Rugby Borough Council has frozen its share of council tax bills for a sixth consecutive year, after the authority’s budget for 2015/16 was set on Tuesday night.
The freeze means that over the six-year period the council has saved tax payers just over 18 per cent, putting around £125 back in their pockets on average.
There will be no cuts to any council services, and there will be no staff redundancies as a result.
Cllr Michael Stokes, leader of Rugby Borough Council, said: “Thanks to prudent financial management we are now in a position that other authorities can only dream of.
“Elsewhere we hear of cuts, redundancies and council tax increases, but we have done what’s right for Rugby and improved services while making them more efficient.”
But Cllr Claire Edwards, leader of the Labour group, said freezing council tax may not be sustainable.
“It sounds good on the face of it, but the long term underlying issue is that we are not paying our way, and we have to be very careful about the implications of that,” she said.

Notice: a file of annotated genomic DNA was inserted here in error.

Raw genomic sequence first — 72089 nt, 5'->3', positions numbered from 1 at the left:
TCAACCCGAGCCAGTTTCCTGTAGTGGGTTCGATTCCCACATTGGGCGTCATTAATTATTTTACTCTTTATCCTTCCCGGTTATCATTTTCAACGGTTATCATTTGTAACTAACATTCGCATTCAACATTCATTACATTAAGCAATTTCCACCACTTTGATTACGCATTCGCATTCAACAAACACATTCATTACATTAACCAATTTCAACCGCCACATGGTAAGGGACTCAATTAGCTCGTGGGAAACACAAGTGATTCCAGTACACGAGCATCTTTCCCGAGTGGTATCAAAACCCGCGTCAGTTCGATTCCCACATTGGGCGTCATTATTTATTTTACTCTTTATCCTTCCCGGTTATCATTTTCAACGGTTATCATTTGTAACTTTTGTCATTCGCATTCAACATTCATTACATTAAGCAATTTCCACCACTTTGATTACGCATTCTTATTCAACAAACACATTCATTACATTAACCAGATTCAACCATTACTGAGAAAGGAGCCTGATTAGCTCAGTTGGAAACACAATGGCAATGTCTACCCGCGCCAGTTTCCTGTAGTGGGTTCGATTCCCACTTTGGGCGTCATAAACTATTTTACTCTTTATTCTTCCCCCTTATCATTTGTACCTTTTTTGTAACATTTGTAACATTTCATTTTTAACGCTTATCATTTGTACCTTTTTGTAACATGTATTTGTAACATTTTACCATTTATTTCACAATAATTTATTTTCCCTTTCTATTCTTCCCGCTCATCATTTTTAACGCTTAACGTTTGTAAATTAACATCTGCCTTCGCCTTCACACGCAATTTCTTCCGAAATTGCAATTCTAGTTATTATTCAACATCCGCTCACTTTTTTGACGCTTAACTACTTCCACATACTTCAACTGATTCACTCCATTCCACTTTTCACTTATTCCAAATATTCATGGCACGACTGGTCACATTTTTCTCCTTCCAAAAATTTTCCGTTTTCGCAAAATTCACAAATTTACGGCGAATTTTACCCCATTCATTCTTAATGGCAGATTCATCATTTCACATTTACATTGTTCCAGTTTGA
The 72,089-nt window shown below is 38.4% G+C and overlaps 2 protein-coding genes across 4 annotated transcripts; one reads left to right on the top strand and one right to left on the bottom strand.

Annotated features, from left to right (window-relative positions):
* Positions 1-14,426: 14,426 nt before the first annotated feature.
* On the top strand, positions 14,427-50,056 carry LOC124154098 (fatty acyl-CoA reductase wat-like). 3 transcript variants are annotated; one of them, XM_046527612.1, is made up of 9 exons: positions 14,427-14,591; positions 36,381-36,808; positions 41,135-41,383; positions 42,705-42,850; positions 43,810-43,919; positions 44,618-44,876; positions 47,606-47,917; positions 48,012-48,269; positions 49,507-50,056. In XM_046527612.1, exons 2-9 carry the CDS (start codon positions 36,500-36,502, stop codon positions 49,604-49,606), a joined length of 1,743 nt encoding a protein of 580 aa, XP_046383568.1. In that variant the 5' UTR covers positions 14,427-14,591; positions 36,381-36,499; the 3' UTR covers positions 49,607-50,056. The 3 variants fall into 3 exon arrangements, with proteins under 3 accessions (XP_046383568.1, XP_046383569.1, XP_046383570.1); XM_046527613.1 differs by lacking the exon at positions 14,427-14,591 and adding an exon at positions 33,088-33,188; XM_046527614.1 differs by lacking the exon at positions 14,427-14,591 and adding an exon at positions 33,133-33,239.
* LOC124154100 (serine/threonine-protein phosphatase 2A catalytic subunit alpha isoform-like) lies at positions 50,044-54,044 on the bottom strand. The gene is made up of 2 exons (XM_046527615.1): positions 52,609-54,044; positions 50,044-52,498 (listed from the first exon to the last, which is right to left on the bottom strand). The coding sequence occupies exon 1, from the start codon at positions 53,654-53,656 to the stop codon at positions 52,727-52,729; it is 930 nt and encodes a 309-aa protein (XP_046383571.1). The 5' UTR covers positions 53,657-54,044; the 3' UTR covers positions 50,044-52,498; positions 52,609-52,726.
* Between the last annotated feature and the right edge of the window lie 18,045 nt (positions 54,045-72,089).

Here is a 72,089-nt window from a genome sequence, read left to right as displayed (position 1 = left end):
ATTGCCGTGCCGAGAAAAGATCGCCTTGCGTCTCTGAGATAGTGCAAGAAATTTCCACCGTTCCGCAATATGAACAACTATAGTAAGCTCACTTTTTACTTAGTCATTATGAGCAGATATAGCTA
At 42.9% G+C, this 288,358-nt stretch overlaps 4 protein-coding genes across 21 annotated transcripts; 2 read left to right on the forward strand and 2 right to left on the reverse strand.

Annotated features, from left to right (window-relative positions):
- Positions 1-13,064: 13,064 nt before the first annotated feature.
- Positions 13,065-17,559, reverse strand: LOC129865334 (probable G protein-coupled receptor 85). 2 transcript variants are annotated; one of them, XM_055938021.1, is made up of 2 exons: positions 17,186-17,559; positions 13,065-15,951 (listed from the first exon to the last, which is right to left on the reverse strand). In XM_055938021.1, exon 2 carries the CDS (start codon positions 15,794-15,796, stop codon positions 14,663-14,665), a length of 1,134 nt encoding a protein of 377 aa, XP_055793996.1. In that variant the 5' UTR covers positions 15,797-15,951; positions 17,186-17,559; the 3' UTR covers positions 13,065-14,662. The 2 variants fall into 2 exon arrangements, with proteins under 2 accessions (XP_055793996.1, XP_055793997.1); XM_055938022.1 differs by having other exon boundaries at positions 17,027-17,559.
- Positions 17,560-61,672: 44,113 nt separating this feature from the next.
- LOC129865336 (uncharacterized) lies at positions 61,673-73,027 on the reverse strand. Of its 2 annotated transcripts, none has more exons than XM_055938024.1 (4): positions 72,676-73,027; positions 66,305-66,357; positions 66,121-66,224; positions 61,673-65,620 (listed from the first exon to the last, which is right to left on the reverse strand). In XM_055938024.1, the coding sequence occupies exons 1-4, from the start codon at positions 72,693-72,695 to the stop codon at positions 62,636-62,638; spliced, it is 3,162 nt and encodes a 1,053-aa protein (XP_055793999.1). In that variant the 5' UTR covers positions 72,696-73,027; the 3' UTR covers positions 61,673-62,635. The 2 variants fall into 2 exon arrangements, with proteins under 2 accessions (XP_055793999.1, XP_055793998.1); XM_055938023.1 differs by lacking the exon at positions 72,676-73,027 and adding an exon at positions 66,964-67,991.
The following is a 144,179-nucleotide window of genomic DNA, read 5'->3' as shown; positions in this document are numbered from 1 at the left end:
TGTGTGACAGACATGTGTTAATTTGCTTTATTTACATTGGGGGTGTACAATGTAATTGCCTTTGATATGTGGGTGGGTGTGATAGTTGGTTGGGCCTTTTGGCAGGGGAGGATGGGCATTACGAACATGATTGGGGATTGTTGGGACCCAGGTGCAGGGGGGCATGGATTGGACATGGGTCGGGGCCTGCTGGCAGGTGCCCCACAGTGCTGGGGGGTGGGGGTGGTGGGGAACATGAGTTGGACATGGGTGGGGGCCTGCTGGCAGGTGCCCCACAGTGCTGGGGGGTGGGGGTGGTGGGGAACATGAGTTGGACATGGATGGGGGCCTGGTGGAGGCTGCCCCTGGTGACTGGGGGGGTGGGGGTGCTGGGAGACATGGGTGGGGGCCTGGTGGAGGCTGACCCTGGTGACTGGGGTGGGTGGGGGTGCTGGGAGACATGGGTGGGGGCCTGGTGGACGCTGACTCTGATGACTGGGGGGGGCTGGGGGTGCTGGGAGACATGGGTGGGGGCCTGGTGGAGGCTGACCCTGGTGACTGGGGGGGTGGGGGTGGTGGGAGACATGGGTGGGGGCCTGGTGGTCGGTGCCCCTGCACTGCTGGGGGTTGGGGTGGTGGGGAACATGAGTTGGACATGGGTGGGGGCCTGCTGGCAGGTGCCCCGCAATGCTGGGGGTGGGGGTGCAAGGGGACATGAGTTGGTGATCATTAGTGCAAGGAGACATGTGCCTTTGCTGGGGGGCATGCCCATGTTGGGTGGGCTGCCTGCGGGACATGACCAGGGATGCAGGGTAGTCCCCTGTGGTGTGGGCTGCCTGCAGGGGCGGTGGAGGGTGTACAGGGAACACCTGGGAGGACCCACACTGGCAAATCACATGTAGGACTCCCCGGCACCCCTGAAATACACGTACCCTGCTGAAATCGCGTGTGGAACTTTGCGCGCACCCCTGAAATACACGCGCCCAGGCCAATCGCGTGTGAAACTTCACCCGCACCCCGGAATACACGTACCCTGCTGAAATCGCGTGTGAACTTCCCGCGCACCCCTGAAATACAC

The council tax freeze comes a year after a one-off rebate of three per cent. It means that the borough’s basic Band D council tax bill will remain at £127.67 for the year - or less than 8.5 per cent of the total bill.
Parish councils also charge a council tax parish precept, and the borough council charges an equivalent “special expense” to town area residents for specific services.
Warwickshire County Council and Warwickshire Police have already announced that they are to increase their tax bills by nearly two per cent.
Warwickshire County Council’s share of the bill now makes up around 80 per cent of the total council tax bill, for services such as highways, social care and education.
Visit www.rugby.gov.uk for more information.